22. #47
    Member melgarpoe's Avatar
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    Really not sure what you're all talking about regarding needing a special cable for charging the Garmin Edge series GPS computers while on a ride. I've got an external battery pack that I use with any old USB cable that I've got lying around, not the one that came with my Edge 800.

    To get the GPS to charge or run on external battery power without shutting down and going into the recharge mode, here's all you have to do: Plug the Edge into your external power source while the GPS is already on and started. As long as it's started, when you plug it in, it will just keep running and recording your ride. I've done this many dozens of times over the years that I've owned the Edge and it has always worked, no matter what USB cable I've used. The longest I've ever kept it going is about 40 hours and it worked fine.

    My bigger issue with the Edge 800 is that if you have a route loaded and running and at the same time you're recording a long ride, it seems to be a bit more than the 800 can handle. On many occasions I've had the thing crash and lose all the data I've recorded. Nowadays, I'm mostly able to get around this by saving my longer rides in about 100 mile increments as I pedal. I just reach down, press stop, then hold the reset/save button until the data is saved. Then I restart the computer and begin my next 100 mile segment. It's annoying, but at least I get my entire ride recorded, no matter how long it happens to be.

    Quote Originally Posted by Carbonfiberboy View Post
    I've looked into it too, and as I've said twice, the power cord that comes with the Garmin charger is that special cord. It happens to be short, and that's an easy way to tell it from the usual USB cable, however its key attribute is that is comes from Garmin wired like your "power hack" indicates. When I plug my battery pack into my Edge 800, using the Garmin charger cord, I get a lightning bolt symbol on top of the battery state symbol, indicating that an external power source is being used. When I disconnect it, I get a screen saying that the external power source has been disconnected. None of this affects the operation of the Edge 800.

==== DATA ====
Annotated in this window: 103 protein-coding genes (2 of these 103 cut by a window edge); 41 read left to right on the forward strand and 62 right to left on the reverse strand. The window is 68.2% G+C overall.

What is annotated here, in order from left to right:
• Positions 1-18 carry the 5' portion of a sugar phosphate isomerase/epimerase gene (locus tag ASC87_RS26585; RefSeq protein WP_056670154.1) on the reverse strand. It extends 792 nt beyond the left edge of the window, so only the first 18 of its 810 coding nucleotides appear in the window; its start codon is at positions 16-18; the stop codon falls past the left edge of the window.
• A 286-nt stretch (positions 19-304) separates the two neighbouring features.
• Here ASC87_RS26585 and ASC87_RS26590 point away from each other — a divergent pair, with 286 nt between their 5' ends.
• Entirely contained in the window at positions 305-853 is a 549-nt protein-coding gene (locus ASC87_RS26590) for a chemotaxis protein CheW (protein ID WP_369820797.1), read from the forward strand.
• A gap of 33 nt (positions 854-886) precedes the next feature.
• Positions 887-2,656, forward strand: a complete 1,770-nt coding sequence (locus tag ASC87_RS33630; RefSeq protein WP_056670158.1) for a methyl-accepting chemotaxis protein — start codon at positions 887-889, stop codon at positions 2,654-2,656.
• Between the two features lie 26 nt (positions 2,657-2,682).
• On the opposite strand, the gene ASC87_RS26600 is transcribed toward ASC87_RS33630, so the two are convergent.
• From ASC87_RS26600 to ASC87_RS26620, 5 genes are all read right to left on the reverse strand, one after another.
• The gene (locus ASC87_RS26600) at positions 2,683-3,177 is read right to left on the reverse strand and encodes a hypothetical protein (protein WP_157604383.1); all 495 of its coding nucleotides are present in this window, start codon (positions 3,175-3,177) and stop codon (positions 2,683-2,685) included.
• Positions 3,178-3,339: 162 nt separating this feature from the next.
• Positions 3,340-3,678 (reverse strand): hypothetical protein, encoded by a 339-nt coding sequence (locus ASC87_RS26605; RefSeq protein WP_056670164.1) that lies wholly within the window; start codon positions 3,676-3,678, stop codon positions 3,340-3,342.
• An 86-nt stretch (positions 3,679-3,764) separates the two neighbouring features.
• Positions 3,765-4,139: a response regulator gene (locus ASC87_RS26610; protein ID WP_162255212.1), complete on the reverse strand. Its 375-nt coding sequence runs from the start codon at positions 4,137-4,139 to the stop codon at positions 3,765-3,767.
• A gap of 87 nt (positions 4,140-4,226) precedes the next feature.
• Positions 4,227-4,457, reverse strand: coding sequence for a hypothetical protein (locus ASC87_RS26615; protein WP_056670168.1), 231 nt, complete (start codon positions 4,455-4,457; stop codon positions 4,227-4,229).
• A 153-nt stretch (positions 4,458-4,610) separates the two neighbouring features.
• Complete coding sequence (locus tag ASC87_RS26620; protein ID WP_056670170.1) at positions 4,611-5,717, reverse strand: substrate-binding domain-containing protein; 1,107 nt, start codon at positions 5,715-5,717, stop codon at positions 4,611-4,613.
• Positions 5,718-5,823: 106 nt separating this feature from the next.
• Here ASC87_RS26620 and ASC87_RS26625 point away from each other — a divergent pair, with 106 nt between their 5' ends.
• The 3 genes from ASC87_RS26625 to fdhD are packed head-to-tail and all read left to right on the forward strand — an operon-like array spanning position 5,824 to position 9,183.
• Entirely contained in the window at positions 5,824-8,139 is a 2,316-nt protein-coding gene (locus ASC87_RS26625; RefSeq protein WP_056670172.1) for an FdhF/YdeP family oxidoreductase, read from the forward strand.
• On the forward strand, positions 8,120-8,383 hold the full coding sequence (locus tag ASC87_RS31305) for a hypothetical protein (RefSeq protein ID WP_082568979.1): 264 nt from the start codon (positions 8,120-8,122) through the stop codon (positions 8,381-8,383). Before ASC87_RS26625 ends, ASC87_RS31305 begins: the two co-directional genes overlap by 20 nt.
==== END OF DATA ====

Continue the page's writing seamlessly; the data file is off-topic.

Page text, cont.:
Yes, you are right, plugging the device into a computer is not usually a problem. However, I find using the microSD card for map and data storage to be a tremendous convenience. I can swap multi-gig maps by swapping cards. I also don't need a computer to charge my Edge. I just plug it and the charger into the wall, 110, 220, whatever.

    The 800-810 map capability is very nice should something go wrong with the route, finding the road closed for example. One can use the map to find a way back to the route one is following, pick a slightly different route, etc.
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  23. #48
    just another gosling Carbonfiberboy's Avatar
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    Quote Originally Posted by melgarpoe View Post